Bone, Inflammation and the Bone Marrow Niche in Chronic Kidney Disease

What Do We Know?

Sandro Mazzaferro; Giuseppe Cianciolo; Antonio De Pascalis; Chiara Guglielmo; Pablo A. Urena Torres; Jordi Bover; Lida Tartaglione; Marzia Pasquali; Gaetano La Manna


Nephrol Dial Transplant. 2018;33(12):2092-2100. 

In This Article

Bone, Inflammation and the BM Niche in CKD: Final Considerations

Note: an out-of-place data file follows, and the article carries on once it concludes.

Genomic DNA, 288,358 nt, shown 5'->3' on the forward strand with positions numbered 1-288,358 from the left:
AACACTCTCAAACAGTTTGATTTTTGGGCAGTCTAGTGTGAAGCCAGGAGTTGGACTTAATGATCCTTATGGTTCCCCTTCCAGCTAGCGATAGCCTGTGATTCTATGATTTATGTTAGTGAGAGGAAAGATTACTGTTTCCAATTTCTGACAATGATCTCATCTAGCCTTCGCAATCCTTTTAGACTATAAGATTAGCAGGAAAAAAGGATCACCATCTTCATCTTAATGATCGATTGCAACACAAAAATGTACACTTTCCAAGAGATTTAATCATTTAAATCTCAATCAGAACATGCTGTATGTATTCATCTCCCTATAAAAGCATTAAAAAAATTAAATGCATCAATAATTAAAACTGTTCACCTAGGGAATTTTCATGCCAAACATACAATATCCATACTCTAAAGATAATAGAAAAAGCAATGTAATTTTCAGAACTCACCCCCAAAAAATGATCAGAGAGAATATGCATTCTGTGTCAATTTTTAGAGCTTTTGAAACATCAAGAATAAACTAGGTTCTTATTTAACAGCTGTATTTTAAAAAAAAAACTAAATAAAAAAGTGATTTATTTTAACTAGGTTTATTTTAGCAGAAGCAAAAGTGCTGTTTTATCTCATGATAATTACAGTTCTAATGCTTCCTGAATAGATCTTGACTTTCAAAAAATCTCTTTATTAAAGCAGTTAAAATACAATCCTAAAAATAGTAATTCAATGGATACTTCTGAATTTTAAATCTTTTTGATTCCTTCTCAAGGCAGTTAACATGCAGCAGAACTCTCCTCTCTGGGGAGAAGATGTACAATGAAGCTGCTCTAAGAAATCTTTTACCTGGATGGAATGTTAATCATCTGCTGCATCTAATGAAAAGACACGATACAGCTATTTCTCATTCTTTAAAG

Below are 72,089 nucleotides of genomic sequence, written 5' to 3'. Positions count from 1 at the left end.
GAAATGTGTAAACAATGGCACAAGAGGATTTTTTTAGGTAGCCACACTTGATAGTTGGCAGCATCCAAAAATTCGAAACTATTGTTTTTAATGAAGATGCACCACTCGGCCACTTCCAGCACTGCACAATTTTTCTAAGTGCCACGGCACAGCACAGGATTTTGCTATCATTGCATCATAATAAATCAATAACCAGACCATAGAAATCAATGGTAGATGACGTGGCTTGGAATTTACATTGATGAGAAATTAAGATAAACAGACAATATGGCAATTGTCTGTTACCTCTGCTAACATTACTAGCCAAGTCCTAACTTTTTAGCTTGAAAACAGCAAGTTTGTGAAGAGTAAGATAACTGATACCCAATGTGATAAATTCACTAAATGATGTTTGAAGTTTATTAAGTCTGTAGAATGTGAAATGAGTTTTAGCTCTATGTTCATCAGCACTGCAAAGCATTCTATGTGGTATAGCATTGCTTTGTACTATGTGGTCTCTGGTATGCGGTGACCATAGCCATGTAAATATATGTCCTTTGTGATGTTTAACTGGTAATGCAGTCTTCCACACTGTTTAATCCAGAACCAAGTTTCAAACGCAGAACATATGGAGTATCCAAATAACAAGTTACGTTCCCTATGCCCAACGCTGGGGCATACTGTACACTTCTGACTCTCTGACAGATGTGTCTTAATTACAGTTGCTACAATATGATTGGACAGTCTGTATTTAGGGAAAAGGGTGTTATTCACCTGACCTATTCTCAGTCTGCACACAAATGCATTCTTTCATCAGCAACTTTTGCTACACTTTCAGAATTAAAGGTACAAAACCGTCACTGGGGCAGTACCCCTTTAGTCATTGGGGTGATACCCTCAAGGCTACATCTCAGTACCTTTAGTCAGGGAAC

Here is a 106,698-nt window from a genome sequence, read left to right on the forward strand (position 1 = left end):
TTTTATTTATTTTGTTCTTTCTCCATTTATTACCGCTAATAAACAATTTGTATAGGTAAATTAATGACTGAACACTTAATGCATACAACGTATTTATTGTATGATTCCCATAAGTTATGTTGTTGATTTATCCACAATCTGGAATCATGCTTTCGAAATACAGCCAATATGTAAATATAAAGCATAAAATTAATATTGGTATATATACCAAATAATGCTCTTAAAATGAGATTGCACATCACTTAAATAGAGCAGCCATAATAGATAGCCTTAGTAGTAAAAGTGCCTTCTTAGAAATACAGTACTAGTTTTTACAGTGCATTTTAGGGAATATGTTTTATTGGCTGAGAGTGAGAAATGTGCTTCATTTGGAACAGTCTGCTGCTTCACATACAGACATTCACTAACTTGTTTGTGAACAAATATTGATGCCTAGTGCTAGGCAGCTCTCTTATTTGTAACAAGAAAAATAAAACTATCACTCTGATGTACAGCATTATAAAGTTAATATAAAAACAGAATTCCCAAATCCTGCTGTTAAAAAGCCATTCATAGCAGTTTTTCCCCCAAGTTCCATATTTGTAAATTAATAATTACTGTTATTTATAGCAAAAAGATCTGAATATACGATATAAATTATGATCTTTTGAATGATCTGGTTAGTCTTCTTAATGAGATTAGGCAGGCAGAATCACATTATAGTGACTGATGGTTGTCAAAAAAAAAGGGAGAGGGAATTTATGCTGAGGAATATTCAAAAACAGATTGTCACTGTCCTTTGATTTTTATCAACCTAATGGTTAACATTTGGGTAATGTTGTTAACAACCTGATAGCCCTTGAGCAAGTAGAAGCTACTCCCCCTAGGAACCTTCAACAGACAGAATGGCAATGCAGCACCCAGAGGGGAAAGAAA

The role of BM niche impairment in vascular disease in the setting of diabetes and atherosclerosis has been assessed and such impairment is also considered to be the first step in the process leading to the appearance of CCCs. This is undoubtedly the most intriguing, though still relatively uncharted area in the multifaceted scenario of the bone–vascular axis. The discovery of BM niche impairment in vascular disease is particularly important considering that the derangement of the bone–vascular axis is amplified by ageing and by CKD, diabetes and atherosclerosis, the incidence of which is constantly rising in the general population. It is possible to speculate that inflammation is the shared pathogenetic link, also bearing in mind the possible coexistence of diabetes, atherosclerosis and CKD, and the potential effects on bone remodelling and thus on BM niche function. Studies on impairment of the BM niche in CKD are still at an early stage. This is all the more surprising if we consider the crucial role that PTH, CaSR, FGF23, vitamin D, inflammatory cytokines and bone cells are acknowledged to play in regulating the expansion, mobilization and homing of HSPCs. The inflammatory burden and the impairment of bone remodelling inherent to the CKD-MBD syndrome most likely compromise the renewal of HSPCs and the provision of cell progenitors to vascular tissues, as well as promoting the development of cell subsets that express an osteogenic phenotype and thus probably affect the process of vascular calcification. Overall, like diabetes, CKD is a potential cause of BM niche dysfunction or mobilopathy and this urgently needs to be appreciated. Indeed, the metabolic derangements of mineral metabolism and the chronic inflammatory burden of renal insufficiency can predictably affect the function of the BM niche. Similarly, the different types of ROD (e.g. high- or low-turnover bone disease with resulting differences in bone cell numbers and activity) most probably impact the BM niche. Therefore, assessment of BM niche function in CKD patients could be important for the discovery of new pathways in the complex metabolic disturbance of uraemia and its heavy burden of morbidity and mortality.